For as long as I can remember there has always been a dearth of available lawyers at 2-4 PQE. Firms often cut back on trainee numbers or increase them in response to economic ebb and flow, but no matter what, there is always a shortage of mid-level lawyers across most disciplines of law. In house legal teams looking to recruit a solid commercial contracts lawyer with 2-4 PQE often struggle despite the desire to move in-house being quite strong among associate-level commercial lawyers in private practice.
Legal teams are now quite adept in offering agile working to lawyers who need extra flexibility rather than lose them, the realisation that it’s very hard to replace people is a key reason. So it’s far better to keep them in some capacity rather than lose them completely. What employers aren’t so good at – yet – is offering mid-level roles to more senior lawyers but on a part-time basis. The assumption is senior lawyers are more expensive and often perceived as not quite as ‘mouldable’ as a junior lawyer. But I think employers are missing a trick. Those mid-level vacancies that remain vacant for so long remain vacant because there simply isn’t the candidate pool so why not hire a more senior lawyer and employ them on a part-time basis, saving time and potentially money. There are more senior lawyers available on the legal jobs market so you could recruit quicker. The salary cost of employing someone full time could be the same as offering a higher salary but pro-rated rata’d down to accommodate part-time hours.
Also, senior lawyers have often amassed plenty of war wounds and so offer excellent commercial acumen having ‘been there and done it’ many times. Technically they should be at the top of their game and so no supervision should be needed. They’ve often dealt with every level of person within an organisation so won’t be fazed by certain situations. Plus, and I think this is a big one for employers because experienced people have been around the block a few times (talking from experience) they are happy to admit when they’ve got it wrong – their ego has often been left at the door many years ago! So they not only generally present as very affable, amiable individuals who are a joy to have in the team but they are also a legitimate cost-effective option.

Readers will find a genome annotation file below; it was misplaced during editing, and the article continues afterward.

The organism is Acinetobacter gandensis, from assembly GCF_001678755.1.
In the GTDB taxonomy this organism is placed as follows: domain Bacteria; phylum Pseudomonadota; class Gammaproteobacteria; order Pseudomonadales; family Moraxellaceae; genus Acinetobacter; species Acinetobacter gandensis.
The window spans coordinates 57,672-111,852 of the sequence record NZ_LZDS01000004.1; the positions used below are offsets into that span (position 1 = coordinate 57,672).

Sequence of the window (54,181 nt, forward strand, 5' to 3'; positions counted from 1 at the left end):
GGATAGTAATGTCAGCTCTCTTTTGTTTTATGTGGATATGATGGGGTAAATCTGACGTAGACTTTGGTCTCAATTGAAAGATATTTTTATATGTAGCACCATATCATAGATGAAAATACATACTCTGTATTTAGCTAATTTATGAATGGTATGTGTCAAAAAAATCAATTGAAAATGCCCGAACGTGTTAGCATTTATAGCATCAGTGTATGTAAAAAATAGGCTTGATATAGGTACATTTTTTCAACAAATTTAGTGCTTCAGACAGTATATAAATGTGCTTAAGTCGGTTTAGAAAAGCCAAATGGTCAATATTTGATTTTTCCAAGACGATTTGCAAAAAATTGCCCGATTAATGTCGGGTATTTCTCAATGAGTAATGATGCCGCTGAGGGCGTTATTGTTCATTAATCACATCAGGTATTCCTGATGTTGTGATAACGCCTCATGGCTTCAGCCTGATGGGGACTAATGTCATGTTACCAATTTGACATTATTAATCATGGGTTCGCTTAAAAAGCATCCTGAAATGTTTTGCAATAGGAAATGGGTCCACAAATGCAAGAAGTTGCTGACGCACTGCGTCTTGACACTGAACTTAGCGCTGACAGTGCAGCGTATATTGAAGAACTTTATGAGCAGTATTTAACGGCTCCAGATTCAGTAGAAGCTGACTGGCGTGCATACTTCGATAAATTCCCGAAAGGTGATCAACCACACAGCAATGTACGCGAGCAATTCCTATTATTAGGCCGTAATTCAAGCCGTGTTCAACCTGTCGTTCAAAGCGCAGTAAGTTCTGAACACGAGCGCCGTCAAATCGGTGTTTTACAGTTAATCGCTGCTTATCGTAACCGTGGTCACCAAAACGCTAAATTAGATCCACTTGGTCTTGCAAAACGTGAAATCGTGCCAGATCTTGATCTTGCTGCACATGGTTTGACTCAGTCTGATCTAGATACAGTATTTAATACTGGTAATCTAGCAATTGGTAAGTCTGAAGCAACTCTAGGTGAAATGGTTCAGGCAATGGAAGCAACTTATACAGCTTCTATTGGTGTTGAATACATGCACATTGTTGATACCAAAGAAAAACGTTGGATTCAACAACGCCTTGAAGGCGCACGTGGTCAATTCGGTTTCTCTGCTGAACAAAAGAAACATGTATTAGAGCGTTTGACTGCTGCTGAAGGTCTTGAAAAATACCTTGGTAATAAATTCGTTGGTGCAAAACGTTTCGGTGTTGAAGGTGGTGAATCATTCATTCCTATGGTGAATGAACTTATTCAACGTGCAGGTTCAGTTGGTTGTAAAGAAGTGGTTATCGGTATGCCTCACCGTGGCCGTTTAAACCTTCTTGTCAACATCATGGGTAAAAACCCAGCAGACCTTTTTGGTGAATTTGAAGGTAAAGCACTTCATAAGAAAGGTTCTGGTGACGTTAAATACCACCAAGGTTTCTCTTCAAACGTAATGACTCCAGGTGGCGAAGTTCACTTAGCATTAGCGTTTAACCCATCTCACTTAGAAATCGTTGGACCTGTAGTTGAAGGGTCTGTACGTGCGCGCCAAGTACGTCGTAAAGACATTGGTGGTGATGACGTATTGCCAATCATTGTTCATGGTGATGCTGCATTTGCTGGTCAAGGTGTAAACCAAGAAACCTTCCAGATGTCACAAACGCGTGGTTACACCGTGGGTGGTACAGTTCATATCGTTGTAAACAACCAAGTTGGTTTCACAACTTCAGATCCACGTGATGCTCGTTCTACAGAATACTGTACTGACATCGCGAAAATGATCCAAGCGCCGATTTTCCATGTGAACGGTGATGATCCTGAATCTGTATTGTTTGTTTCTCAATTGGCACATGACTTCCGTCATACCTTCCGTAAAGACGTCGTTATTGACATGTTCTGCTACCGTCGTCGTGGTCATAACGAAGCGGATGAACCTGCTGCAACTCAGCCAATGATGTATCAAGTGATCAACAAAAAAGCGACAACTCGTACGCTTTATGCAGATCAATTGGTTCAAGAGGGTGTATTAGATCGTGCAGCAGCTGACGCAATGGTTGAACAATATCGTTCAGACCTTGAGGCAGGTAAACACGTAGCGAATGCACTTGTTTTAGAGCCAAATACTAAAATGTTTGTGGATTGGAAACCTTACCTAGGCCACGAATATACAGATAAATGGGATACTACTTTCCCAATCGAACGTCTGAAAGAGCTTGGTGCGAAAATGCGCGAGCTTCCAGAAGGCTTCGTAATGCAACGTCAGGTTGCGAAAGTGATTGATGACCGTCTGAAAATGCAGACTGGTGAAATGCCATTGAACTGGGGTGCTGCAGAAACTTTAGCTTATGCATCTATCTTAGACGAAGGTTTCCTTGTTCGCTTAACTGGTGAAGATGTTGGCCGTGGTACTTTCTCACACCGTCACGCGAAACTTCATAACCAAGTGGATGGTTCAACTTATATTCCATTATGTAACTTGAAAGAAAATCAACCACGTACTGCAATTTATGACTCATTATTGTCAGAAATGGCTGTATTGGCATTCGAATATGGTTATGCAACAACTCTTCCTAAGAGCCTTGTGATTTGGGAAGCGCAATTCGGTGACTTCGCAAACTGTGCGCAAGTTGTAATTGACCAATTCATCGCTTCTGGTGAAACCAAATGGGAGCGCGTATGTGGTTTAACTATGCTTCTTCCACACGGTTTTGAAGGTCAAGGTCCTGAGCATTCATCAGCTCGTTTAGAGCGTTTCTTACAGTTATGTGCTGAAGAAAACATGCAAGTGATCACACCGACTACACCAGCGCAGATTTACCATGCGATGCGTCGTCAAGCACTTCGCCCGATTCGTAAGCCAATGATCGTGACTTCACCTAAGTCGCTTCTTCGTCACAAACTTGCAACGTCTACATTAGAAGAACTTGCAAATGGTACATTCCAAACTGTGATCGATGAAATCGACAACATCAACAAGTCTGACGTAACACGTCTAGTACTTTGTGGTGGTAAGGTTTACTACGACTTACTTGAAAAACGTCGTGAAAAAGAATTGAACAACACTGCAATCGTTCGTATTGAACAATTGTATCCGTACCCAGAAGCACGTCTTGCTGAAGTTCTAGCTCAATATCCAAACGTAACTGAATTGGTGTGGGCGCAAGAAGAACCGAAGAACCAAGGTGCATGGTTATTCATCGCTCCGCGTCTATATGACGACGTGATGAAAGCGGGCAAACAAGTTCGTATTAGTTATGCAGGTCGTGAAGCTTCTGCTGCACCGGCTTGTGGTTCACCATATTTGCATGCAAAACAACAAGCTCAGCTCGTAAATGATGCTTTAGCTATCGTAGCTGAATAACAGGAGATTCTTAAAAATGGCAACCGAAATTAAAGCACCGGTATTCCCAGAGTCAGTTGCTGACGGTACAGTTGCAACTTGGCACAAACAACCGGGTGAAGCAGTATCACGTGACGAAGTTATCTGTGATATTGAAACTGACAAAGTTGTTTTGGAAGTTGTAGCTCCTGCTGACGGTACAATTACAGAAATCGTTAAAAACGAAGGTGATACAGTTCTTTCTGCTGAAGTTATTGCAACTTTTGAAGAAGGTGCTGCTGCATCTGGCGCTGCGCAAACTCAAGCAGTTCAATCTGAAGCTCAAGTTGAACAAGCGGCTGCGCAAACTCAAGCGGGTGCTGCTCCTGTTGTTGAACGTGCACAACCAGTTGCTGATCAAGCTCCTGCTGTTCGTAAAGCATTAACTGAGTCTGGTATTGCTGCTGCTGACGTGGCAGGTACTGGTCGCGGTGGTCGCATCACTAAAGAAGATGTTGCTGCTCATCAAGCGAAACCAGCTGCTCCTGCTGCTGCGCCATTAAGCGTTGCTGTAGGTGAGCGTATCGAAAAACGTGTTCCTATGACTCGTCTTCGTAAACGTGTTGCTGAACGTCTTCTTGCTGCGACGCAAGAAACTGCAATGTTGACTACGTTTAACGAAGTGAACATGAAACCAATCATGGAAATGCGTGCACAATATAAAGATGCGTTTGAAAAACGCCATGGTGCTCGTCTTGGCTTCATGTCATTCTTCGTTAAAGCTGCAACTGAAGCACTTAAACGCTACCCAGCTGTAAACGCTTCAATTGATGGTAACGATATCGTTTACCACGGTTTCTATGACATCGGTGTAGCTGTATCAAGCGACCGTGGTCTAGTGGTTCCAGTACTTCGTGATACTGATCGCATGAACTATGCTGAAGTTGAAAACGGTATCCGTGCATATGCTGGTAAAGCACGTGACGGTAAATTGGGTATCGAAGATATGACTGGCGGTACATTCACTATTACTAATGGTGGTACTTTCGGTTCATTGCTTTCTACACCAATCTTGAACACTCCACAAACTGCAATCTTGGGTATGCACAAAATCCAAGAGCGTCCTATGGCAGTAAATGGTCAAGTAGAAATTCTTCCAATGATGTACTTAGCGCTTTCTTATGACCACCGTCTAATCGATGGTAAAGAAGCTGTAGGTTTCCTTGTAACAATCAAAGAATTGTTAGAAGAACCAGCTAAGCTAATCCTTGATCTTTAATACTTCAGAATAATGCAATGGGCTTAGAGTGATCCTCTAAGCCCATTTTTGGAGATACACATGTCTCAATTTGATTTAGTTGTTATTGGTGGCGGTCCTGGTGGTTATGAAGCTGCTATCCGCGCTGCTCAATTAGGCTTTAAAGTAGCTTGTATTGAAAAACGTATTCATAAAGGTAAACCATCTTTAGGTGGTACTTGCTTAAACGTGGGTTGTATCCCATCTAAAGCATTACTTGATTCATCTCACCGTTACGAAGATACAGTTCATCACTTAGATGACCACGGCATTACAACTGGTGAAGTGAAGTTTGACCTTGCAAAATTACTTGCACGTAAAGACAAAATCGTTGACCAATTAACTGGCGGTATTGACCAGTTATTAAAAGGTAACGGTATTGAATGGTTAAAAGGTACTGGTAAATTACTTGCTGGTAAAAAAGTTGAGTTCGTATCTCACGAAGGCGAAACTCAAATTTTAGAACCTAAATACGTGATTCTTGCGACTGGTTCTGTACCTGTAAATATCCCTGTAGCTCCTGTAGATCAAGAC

So why does it not happen all the time? Unfortunately, I think there is a stigma attached to the senior lawyer who will accept a more junior job i.e there must be something wrong with them. I also think there is a traditional element to this too in that due to succession planning, legal teams like to see the junior lawyers coming up through the ranks and eventually taking the reigns. There is also a perception that a senior lawyer will get bored handling work that is beneath their PQE.
Senior lawyers looking for a better work-life balance will often accept that complexity of work is not always the number one priority and they will do a full-time job in part-time hours in order to have greater work/life balance or see their kids more often. But as long as employer and employee are clear on prioritising the right work and being clear about what can be achieved in three or four days, then it can be done. Write something here...